Vikings at the Canadian Museum of History
I am a Viking!
Part of my family comes from Northern England and Southern Scotland. I, my brother and my kids all have blonde hair and I carry a battle axe in my work bag for resolution of any conflicts I encounter during the day.
There is a great Viking exhibit currently travelling the world on a ten-city tour. It was developed by The Swedish History Museum in partnership with MuseumsPartner in Australia and until April 17, 2016 it is in Ottawa at the Canadian Museum of History.
The Museum recently provided my family and I with tickets to see the exhibit and since I am pretty sure I am partially descended from these Norse peoples I thought it would be a great opportunity to talk with my girls about their warrior ancestors.
One of the things that was interesting to me was the distinction between Vikings and Norsemen. The Vikings were the raiders, traders and colonizers. The ordinary people who lived as farmers, craftspeople or slaves were referred to as Norsemen.
This exhibit was fascinating to me on many levels, in part due to what it did not cover. My perception of Vikings has long been shaped by my personal family history as a family from Britain. I always think of the Vikings as groups of people who succeeded in taking over large parts of what is now England and Scotland. They were the people who invaded the British Isles (including Ireland) in the centuries after the Romans left. They were the people who were pushed back by Alfred the Great, King of Wessex and first king of the Anglo-Saxons. Arguably Alfred was the first King of a consolidated England. None of this was covered by the exhibit. It focuses primarily on the life of the Vikings and Norsemen who lived in Scandinavia.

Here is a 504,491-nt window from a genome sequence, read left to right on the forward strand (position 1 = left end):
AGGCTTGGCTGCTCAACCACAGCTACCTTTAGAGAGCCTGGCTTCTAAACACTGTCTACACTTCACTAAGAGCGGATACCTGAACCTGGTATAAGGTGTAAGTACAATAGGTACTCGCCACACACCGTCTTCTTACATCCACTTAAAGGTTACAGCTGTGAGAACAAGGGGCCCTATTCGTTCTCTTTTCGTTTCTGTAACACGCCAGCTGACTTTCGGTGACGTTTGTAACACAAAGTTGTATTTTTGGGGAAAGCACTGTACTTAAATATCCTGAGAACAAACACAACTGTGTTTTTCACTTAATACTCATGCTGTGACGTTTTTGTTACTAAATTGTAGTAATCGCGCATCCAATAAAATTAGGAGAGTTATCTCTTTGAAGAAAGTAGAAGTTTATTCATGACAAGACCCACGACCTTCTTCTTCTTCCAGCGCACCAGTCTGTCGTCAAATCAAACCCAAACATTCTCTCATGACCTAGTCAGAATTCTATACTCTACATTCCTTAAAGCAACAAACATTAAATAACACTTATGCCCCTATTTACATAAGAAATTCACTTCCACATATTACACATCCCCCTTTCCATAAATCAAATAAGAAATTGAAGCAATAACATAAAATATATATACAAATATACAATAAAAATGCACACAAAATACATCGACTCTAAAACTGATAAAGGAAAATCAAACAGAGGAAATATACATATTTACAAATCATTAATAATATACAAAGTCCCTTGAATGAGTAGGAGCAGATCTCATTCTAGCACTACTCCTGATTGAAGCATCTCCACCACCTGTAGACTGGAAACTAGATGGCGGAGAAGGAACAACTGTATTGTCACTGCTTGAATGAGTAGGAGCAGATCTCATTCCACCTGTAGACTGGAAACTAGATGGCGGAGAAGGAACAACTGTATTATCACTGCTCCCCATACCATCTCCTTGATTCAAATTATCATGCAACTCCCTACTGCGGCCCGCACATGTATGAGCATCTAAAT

The Norse people were very clearly talented craftspeople. The exhibit provides numerous examples of the art and decorative pieces produced during this period of time. They range from impressive jewelry and religious pieces to rune stones used to provide information and tell stories.
Viking Home Life
The exhibit also covers the home life (and death) of the Vikings and Norse people. Everything from cooking to ice skating and death rituals is covered.
If you thought Iron Chef or Hell’s Kitchen was a tough cooking environment imagine competing with Viking chefs!
Have you ever tried ice skating on dull skates? Dull bone skates might be a little more challenging.
Vikings shifted from pagan societies to ones that were predominantly Christian and their burial rites changed from cremation and urns as seen above to full body burials.
All that you can’t leave behind. Hoards of coins and jewelry from the viking period continue to be found across Scandinavia and other places they colonized.
Vikings for Kids
This is a detailed exhibit with almost 500 artifacts. I found it fascinating and I wanted to read about every item. My kids (9, 7 and 2) were not as fascinated. My nine year old loves to read and learn so she was right there with me and wanted to know about every item. We made it through about 1/4 of the exhibit before my seven year old found us and took us over to the replica sword that was available for testing. She would undoubtedly have made a fine viking warrior in her time. We bounced around the exhibit after that for a while before the kids decided they wanted to check out the children’s museum. I was able to stick around a little longer and look at more of the exhibit myself.
The exhibit is organized in such a way that it is easy to move from section to section without having to follow a specific narrative. Each piece and section stands well on their own if you are being pulled along by a younger child. For kids who are interested in history or generally in learning new information, it is worth taking them to this exhibit. If your kids are more hands on and interested in activities, this is not the exhibit for them.The Vikings exhibit is at the Canadian Museum of History until April 17, 2016 - Check it out!Click To Tweet